Tag: going out in london (page 1 of 3)

Kitsuné Summer Day & Night Party @ The Brewhouse / Saturday 10th June 2017

TIME AND PLACE:

Doors: 14:00 – 02:00

@ The Brewhouse, 369 & 370 Helmsley Place, London E8 3SB

Tickets: from £16.30 book online

Join the sun soaked outdoor Courtyard and 2 indoor club rooms, a intimate hidden venue 5mins from London Fields Overground station.

Get a day ticket and enjoy an all day session of sunset sounds nu disco, house, good time party classics an all day BBQ, cool drinks and the sunset until 9:30pm.

For night ticket holders the party start’s at 10pm as they move into venue arch 1 for Just Kiddin and Salute till 2am.

Day & Night tickets holders have access to both parties last entry is 1130pm.

RSVP on Facebook.

Canopy Market @ King’s Cross / from Friday 26th – Sunday 28th May 2017

TIME AND PLACE:

Doors:
Fri 11.00-20.00
Sat, Sun 11.00-18.00

@ West Handyside Canopy, King’s Cross, London N1C 4BH (near Granary Square)

Free entry

www.kingscross.co.uk/canopy-market

Head to West Handyside Canopy on the last weekend of every month for some serious stall browsing.

On the last weekend of every month, shop one-off pieces from designers, stock up on fresh produce directly from traders, and sample the best food around – all to the tune of live DJs and performances.

Real Food Festivals bring some of the country’s top-quality artisan food producers and street food to Canopy Market. You’ll find artisan bread, craft beer, coffee, cured meats, farmhouse cheeses, handmade sweets and desserts, delicious hot food and much more.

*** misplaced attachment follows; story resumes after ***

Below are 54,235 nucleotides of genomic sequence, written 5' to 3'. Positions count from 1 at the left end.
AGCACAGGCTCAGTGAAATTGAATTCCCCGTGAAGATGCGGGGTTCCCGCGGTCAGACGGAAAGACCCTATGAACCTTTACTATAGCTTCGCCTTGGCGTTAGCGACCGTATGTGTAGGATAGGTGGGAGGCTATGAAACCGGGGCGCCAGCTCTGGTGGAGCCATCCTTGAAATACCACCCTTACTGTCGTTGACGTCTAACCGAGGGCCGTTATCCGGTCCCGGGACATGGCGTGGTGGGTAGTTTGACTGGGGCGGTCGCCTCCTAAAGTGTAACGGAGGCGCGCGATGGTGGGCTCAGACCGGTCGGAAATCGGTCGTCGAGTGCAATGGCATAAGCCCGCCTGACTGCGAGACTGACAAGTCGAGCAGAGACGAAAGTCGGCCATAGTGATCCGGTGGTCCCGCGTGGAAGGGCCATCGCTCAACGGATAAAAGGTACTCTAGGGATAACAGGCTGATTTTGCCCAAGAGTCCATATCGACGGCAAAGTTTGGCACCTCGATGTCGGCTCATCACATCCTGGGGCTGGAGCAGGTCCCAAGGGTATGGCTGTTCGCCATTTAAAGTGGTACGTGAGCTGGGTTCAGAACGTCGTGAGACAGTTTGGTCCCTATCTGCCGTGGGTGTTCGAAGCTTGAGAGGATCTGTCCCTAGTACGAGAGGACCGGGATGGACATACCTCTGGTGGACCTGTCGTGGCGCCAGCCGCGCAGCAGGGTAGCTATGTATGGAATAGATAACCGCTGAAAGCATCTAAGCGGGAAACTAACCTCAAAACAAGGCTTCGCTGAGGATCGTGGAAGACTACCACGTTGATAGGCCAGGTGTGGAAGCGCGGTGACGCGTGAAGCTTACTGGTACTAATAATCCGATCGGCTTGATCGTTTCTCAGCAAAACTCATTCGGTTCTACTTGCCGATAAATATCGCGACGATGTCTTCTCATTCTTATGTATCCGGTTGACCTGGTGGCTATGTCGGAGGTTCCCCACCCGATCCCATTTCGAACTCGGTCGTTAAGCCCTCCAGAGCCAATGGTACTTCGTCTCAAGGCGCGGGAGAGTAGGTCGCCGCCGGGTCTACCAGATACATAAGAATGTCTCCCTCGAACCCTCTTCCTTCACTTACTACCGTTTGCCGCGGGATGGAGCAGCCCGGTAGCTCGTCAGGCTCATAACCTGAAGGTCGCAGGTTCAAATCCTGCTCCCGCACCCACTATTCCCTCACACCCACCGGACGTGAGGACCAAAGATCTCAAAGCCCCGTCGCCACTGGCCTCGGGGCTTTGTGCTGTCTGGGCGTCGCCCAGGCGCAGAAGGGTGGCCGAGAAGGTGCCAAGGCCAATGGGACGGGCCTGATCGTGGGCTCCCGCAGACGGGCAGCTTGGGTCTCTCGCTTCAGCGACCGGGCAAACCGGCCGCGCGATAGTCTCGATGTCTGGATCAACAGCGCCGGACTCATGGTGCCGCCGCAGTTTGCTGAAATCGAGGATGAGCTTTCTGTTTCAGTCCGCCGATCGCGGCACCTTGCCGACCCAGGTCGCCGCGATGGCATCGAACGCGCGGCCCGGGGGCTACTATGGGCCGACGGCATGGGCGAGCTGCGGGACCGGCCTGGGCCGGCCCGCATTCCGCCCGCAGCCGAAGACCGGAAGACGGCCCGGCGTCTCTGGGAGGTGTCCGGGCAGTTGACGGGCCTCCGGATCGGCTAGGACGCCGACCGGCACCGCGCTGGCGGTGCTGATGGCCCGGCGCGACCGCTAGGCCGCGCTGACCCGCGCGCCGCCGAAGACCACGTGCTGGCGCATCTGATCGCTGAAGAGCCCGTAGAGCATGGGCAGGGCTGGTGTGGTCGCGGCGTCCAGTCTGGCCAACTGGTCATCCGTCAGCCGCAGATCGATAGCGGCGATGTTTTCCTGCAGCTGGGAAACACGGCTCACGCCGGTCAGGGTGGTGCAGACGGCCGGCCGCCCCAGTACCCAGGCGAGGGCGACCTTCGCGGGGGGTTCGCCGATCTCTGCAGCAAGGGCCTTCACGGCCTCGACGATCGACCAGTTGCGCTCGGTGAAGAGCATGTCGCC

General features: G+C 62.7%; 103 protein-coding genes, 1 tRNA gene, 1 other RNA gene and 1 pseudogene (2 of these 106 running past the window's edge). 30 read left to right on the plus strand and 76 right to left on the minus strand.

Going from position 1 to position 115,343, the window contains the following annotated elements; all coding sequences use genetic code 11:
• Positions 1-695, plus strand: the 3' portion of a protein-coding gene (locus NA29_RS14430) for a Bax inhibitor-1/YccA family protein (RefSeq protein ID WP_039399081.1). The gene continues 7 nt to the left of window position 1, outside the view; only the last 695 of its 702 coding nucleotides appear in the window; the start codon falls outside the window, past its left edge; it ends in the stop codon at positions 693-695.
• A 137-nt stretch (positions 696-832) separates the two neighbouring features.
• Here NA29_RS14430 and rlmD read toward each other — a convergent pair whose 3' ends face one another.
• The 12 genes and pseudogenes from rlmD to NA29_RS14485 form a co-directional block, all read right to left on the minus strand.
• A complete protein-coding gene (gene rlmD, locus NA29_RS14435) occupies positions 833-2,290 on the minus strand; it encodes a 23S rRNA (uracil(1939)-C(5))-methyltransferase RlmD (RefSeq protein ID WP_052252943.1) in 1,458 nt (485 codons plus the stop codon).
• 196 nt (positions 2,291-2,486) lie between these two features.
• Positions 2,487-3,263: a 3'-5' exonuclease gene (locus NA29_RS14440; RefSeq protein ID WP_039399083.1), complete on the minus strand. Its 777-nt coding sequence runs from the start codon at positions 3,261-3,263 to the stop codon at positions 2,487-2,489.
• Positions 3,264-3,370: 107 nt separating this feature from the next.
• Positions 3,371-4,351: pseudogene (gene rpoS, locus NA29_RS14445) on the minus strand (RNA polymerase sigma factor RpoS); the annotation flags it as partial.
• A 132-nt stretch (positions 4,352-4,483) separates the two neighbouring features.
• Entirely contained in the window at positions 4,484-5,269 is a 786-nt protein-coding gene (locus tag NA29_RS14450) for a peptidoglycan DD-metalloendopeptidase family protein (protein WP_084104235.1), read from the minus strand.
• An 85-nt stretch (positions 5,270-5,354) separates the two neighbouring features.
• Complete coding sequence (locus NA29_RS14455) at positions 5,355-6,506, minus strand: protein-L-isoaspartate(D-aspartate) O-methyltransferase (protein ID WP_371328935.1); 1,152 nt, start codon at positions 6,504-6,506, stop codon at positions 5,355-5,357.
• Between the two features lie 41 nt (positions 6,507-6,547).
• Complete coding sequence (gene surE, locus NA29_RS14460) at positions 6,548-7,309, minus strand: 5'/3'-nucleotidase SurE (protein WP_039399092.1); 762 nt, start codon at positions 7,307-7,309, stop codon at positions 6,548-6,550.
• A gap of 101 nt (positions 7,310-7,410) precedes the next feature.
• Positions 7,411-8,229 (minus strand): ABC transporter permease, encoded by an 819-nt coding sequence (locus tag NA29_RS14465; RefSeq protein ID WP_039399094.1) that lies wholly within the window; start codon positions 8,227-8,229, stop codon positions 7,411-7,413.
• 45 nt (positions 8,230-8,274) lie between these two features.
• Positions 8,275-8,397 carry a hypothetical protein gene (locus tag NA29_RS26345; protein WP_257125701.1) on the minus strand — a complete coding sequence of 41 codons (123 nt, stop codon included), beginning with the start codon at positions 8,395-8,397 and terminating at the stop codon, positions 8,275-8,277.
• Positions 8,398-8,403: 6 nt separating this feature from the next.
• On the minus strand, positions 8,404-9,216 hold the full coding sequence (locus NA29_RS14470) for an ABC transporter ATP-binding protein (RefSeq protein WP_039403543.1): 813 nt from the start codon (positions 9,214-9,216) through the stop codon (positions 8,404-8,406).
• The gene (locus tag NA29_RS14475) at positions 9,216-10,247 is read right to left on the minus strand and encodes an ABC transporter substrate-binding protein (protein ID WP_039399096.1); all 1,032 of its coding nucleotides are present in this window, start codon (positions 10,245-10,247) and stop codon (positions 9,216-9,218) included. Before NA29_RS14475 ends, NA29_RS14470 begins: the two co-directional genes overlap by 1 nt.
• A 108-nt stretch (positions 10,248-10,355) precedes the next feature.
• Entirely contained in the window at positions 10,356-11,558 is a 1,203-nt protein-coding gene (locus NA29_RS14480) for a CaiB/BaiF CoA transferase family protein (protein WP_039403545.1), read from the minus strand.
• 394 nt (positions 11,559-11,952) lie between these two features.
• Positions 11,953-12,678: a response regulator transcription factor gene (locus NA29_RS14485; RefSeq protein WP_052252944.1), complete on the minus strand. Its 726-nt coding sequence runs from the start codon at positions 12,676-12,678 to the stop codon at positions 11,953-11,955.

StrEATlife @ Alexandra Palace / Saturday 27th and Sunday 28th May 2017

TIME AND PLACE:

Doors: Sat 12-10pm Sun 12-8pm

@ Alexandra Palace, London N22 7AY

Free entry

streatlife.alexandrapalace.com

STREATLIFE is the new name for Alexandra Palace’s legendary Street Food & Craft Beer festival. The festival takes place over four summer weekends. Featuring over 30 of London’s top street food vendors, craft beer bars, cocktails, Pimms and all sorts of tasty treats.

Saturdays feature eclectic bands and on Sundays the DJs take over. There’ll also be live street art and graffiti for you to sit back and watch.

RSVP on Facebook.

May: Saturday 27th and Sunday 28th
June: Saturday 17th and Sunday 18th (Saturday featuring Showhawk Duo)
July: Saturday 22nd and Sunday 23rd
August: Saturday 19th and Sunday 20th (Saturday featuring DJ Yoda)